Geez, this is more than a bit over the top, even for a rant. From this, I can only guess that Steve ran over Ted's dog, got his daughter preggers, or pissed in his Wheaties. And then rejected his app. :-)

0
0
Anonymous Coward

RE: When did apple become a monopoly?

I hate people using this as a mitigating factor. If it's wrong for a monopoly to use some kind of business practice then surely it's wrong for any other business to use the exact same practice? The only difference is that, until you're a monopoly, the government doesn't usually care.

The real problem with Apple's practice is that the App Store is a monopoly in terms of legitimate app stores for the iPhone, so if you want your phone's warranty to remain valid (and to avoid any litigation Apple may decide to bring against you) you have to put up with Apple's practices. And there are apps on the App Store that you can't get for any other platform, so if you want a particular app then you have to buy an iPhone to get it.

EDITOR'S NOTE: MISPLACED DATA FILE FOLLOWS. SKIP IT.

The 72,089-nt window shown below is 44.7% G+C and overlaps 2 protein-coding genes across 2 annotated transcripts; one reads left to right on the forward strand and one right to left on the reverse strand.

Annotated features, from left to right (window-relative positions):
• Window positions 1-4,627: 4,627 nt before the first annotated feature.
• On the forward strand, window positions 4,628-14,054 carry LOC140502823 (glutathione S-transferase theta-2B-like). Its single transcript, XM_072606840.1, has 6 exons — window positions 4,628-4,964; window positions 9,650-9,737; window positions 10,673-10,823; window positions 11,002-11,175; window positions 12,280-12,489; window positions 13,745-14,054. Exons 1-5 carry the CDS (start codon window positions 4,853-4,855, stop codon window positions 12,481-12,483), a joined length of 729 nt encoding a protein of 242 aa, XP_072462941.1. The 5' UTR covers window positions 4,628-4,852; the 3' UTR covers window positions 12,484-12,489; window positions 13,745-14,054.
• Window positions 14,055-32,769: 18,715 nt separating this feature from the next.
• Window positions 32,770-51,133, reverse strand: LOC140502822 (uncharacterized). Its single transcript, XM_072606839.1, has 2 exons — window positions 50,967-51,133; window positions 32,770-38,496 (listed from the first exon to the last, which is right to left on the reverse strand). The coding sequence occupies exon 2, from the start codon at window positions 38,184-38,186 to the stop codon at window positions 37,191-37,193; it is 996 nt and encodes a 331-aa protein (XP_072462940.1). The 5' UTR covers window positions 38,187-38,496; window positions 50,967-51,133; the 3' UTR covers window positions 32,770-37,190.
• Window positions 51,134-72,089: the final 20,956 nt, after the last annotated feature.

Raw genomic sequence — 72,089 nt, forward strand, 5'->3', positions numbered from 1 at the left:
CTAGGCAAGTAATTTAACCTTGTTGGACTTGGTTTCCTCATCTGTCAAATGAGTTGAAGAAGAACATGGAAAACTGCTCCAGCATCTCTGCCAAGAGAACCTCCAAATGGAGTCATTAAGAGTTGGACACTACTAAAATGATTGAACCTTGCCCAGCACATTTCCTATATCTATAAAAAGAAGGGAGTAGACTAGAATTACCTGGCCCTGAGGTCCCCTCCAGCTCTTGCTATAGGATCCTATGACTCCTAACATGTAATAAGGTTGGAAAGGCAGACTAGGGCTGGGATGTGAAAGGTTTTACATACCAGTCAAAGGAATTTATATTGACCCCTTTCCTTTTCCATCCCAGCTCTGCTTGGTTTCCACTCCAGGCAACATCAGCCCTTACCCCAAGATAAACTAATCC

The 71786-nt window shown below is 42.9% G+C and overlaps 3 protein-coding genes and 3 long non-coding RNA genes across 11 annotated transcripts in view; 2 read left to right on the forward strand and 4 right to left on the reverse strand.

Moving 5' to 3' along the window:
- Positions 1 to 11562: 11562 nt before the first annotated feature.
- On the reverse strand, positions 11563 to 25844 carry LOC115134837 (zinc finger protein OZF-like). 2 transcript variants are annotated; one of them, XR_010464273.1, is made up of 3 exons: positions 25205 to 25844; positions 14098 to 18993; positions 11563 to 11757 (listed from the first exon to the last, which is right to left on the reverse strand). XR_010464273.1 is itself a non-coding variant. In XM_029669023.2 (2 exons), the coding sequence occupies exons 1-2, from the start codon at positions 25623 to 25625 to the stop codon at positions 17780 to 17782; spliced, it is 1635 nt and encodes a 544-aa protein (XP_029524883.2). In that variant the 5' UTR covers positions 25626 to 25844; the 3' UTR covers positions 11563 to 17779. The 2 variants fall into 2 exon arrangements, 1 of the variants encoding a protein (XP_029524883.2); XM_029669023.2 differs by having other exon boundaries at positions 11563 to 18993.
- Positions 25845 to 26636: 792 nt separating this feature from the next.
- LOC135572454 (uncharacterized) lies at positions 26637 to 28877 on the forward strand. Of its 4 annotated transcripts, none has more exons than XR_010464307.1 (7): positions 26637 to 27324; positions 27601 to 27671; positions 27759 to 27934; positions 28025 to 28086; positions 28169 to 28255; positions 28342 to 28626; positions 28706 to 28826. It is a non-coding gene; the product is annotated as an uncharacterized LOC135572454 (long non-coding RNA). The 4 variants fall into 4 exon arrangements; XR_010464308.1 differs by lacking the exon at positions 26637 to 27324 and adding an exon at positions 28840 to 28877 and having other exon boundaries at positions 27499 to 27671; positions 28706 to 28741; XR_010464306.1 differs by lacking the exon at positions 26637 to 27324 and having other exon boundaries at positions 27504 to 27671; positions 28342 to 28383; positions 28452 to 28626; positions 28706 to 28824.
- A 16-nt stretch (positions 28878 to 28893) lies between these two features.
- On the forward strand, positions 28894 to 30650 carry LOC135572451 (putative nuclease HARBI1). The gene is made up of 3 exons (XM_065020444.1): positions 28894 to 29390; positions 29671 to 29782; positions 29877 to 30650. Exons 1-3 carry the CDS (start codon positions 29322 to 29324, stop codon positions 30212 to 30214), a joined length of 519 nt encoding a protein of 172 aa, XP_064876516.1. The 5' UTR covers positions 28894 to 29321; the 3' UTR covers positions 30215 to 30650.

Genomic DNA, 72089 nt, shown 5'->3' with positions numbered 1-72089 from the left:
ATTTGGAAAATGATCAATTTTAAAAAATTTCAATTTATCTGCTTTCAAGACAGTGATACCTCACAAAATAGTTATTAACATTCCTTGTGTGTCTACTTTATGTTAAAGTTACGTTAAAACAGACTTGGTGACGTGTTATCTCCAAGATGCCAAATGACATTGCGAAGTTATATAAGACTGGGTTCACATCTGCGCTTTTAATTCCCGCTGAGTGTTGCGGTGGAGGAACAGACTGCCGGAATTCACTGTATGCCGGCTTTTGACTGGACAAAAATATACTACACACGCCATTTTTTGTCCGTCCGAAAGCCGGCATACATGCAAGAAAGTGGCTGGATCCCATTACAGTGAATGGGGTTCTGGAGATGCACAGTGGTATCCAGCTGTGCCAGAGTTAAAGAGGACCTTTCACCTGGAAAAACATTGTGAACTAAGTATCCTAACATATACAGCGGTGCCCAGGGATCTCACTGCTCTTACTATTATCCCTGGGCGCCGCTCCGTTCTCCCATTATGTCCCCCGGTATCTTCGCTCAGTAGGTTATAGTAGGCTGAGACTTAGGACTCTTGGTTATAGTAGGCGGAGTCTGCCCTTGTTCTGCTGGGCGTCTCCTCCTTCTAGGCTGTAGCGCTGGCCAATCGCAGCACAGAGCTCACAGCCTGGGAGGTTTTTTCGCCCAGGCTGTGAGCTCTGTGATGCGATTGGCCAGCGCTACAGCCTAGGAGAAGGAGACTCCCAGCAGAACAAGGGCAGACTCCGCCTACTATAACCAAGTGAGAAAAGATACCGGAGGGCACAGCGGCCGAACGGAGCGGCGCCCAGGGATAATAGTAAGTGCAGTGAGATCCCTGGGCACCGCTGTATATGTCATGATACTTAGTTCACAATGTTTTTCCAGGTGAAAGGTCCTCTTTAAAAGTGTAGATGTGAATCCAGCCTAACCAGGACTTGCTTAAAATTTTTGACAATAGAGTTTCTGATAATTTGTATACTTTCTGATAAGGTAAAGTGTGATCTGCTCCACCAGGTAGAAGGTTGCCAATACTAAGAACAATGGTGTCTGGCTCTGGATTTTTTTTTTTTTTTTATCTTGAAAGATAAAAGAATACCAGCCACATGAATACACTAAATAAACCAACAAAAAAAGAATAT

The iPhone isn't a monopoly in the smartphone market, but the App Store is a monopoly in the iPhone ecosystem.

0
0
Flame

Why is this Apple's call?!?!?!?

As long as the consumer is aware Google is scraping the contacts, who the carp is Apple to say "no, we cannot allow that".

Those are MY fleeking contacts, and if I want Google to have them the Apple can just go f-off.

Come up with a better reason for denying the app; the Government is nanny enough, I don't need Cupertino changing my diapers too.

0
0

Page:

This topic is closed for new posts.